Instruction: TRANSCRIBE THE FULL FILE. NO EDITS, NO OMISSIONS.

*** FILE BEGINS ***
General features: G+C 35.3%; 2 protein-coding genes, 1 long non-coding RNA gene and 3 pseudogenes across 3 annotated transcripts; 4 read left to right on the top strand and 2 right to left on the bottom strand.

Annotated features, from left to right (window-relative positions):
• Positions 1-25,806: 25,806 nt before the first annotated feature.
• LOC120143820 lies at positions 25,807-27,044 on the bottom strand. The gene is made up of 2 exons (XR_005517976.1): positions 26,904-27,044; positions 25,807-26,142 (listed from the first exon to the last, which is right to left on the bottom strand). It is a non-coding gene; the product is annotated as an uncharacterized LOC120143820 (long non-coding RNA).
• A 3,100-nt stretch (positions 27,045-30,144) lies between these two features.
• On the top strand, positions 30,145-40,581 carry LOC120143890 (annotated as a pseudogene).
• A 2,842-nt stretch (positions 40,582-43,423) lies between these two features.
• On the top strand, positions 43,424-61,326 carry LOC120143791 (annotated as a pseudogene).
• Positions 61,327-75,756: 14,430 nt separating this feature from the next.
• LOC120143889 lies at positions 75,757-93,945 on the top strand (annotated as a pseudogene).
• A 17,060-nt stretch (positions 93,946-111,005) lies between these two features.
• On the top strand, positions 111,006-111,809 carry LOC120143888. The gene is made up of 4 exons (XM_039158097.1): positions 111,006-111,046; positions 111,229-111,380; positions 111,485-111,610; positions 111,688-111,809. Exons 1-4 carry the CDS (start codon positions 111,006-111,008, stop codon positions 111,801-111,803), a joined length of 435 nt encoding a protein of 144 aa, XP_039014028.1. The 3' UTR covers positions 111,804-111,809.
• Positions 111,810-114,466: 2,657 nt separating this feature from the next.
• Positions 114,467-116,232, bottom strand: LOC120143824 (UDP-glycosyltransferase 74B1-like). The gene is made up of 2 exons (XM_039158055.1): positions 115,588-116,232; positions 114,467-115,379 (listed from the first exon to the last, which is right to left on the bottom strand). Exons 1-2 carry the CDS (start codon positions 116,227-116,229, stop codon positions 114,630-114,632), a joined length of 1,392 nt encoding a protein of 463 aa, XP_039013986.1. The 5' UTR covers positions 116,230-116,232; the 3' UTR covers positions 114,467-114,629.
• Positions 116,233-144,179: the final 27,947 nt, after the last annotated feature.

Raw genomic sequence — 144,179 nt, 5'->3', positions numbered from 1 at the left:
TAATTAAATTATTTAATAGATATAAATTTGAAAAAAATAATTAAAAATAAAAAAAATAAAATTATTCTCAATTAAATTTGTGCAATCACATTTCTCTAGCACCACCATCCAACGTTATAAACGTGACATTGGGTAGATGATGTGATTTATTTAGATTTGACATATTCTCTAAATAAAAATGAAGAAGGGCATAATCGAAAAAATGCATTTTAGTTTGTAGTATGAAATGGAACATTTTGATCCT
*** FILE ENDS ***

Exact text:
General features: G+C 35.3%; 2 protein-coding genes, 1 long non-coding RNA gene and 3 pseudogenes across 3 annotated transcripts; 4 read left to right on the top strand and 2 right to left on the bottom strand.

Annotated features, from left to right (window-relative positions):
• Positions 1-25,806: 25,806 nt before the first annotated feature.
• LOC120143820 lies at positions 25,807-27,044 on the bottom strand. The gene is made up of 2 exons (XR_005517976.1): positions 26,904-27,044; positions 25,807-26,142 (listed from the first exon to the last, which is right to left on the bottom strand). It is a non-coding gene; the product is annotated as an uncharacterized LOC120143820 (long non-coding RNA).
• A 3,100-nt stretch (positions 27,045-30,144) lies between these two features.
• On the top strand, positions 30,145-40,581 carry LOC120143890 (annotated as a pseudogene).
• A 2,842-nt stretch (positions 40,582-43,423) lies between these two features.
• On the top strand, positions 43,424-61,326 carry LOC120143791 (annotated as a pseudogene).
• Positions 61,327-75,756: 14,430 nt separating this feature from the next.
• LOC120143889 lies at positions 75,757-93,945 on the top strand (annotated as a pseudogene).
• A 17,060-nt stretch (positions 93,946-111,005) lies between these two features.
• On the top strand, positions 111,006-111,809 carry LOC120143888. The gene is made up of 4 exons (XM_039158097.1): positions 111,006-111,046; positions 111,229-111,380; positions 111,485-111,610; positions 111,688-111,809. Exons 1-4 carry the CDS (start codon positions 111,006-111,008, stop codon positions 111,801-111,803), a joined length of 435 nt encoding a protein of 144 aa, XP_039014028.1. The 3' UTR covers positions 111,804-111,809.
• Positions 111,810-114,466: 2,657 nt separating this feature from the next.
• Positions 114,467-116,232, bottom strand: LOC120143824 (UDP-glycosyltransferase 74B1-like). The gene is made up of 2 exons (XM_039158055.1): positions 115,588-116,232; positions 114,467-115,379 (listed from the first exon to the last, which is right to left on the bottom strand). Exons 1-2 carry the CDS (start codon positions 116,227-116,229, stop codon positions 114,630-114,632), a joined length of 1,392 nt encoding a protein of 463 aa, XP_039013986.1. The 5' UTR covers positions 116,230-116,232; the 3' UTR covers positions 114,467-114,629.
• Positions 116,233-144,179: the final 27,947 nt, after the last annotated feature.

Raw genomic sequence — 144,179 nt, 5'->3', positions numbered from 1 at the left:
TAATTAAATTATTTAATAGATATAAATTTGAAAAAAATAATTAAAAATAAAAAAAATAAAATTATTCTCAATTAAATTTGTGCAATCACATTTCTCTAGCACCACCATCCAACGTTATAAACGTGACATTGGGTAGATGATGTGATTTATTTAGATTTGACATATTCTCTAAATAAAAATGAAGAAGGGCATAATCGAAAAAATGCATTTTAGTTTGTAGTATGAAATGGAACATTTTGATCCT